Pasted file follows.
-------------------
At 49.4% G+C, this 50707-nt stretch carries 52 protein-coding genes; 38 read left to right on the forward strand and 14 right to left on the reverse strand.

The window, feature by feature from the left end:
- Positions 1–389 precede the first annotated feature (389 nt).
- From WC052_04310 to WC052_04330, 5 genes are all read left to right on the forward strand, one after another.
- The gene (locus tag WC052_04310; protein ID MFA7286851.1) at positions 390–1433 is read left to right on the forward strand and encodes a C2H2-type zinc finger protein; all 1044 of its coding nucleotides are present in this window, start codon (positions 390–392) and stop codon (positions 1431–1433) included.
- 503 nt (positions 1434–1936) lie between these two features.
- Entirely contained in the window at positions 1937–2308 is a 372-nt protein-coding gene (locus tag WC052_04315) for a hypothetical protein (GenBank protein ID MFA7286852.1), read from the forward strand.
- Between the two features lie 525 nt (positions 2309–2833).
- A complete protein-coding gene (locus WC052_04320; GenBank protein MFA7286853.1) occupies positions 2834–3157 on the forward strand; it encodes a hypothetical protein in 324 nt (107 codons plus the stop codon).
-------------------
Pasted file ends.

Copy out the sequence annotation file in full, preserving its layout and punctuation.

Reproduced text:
At 49.4% G+C, this 50707-nt stretch carries 52 protein-coding genes; 38 read left to right on the forward strand and 14 right to left on the reverse strand.

The window, feature by feature from the left end:
- Positions 1–389 precede the first annotated feature (389 nt).
- From WC052_04310 to WC052_04330, 5 genes are all read left to right on the forward strand, one after another.
- The gene (locus tag WC052_04310; protein ID MFA7286851.1) at positions 390–1433 is read left to right on the forward strand and encodes a C2H2-type zinc finger protein; all 1044 of its coding nucleotides are present in this window, start codon (positions 390–392) and stop codon (positions 1431–1433) included.
- 503 nt (positions 1434–1936) lie between these two features.
- Entirely contained in the window at positions 1937–2308 is a 372-nt protein-coding gene (locus tag WC052_04315) for a hypothetical protein (GenBank protein ID MFA7286852.1), read from the forward strand.
- Between the two features lie 525 nt (positions 2309–2833).
- A complete protein-coding gene (locus WC052_04320; GenBank protein MFA7286853.1) occupies positions 2834–3157 on the forward strand; it encodes a hypothetical protein in 324 nt (107 codons plus the stop codon).